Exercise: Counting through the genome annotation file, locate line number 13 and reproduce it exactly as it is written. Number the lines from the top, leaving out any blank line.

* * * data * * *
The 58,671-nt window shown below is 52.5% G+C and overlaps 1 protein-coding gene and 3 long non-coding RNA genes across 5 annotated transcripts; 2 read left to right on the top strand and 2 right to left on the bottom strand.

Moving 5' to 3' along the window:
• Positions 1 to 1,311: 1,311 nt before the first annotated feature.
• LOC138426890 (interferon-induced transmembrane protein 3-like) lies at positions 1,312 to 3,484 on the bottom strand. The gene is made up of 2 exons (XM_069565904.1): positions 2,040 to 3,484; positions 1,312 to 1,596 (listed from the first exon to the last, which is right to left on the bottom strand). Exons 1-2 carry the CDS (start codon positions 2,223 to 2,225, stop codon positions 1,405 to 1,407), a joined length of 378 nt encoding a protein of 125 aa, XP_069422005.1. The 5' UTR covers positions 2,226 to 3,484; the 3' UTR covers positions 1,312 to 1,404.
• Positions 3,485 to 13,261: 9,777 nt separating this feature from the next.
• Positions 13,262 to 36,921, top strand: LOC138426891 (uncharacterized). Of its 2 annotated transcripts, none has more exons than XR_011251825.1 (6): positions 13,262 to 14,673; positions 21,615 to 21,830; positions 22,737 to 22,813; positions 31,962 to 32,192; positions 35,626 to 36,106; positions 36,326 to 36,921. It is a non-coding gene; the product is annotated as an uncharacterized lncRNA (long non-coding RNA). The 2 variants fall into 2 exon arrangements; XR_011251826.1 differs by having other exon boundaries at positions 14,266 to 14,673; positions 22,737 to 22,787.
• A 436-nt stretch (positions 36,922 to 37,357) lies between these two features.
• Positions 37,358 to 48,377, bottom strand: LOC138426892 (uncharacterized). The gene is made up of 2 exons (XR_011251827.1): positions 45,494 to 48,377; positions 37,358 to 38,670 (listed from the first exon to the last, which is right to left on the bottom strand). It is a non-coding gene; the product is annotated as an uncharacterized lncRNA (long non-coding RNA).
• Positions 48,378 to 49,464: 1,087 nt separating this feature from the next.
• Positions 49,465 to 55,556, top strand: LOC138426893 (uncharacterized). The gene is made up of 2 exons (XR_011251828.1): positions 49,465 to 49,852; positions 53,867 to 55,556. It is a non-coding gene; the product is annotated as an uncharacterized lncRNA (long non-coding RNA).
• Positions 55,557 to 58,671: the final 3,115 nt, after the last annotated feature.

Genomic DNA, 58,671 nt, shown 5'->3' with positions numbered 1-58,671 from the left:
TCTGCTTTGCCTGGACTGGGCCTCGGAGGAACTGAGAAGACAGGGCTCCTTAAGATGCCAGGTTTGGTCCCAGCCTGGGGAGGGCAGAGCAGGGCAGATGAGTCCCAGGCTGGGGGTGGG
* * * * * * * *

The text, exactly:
TCTGCTTTGCCTGGACTGGGCCTCGGAGGAACTGAGAAGACAGGGCTCCTTAAGATGCCAGGTTTGGTCCCAGCCTGGGGAGGGCAGAGCAGGGCAGATGAGTCCCAGGCTGGGGGTGGG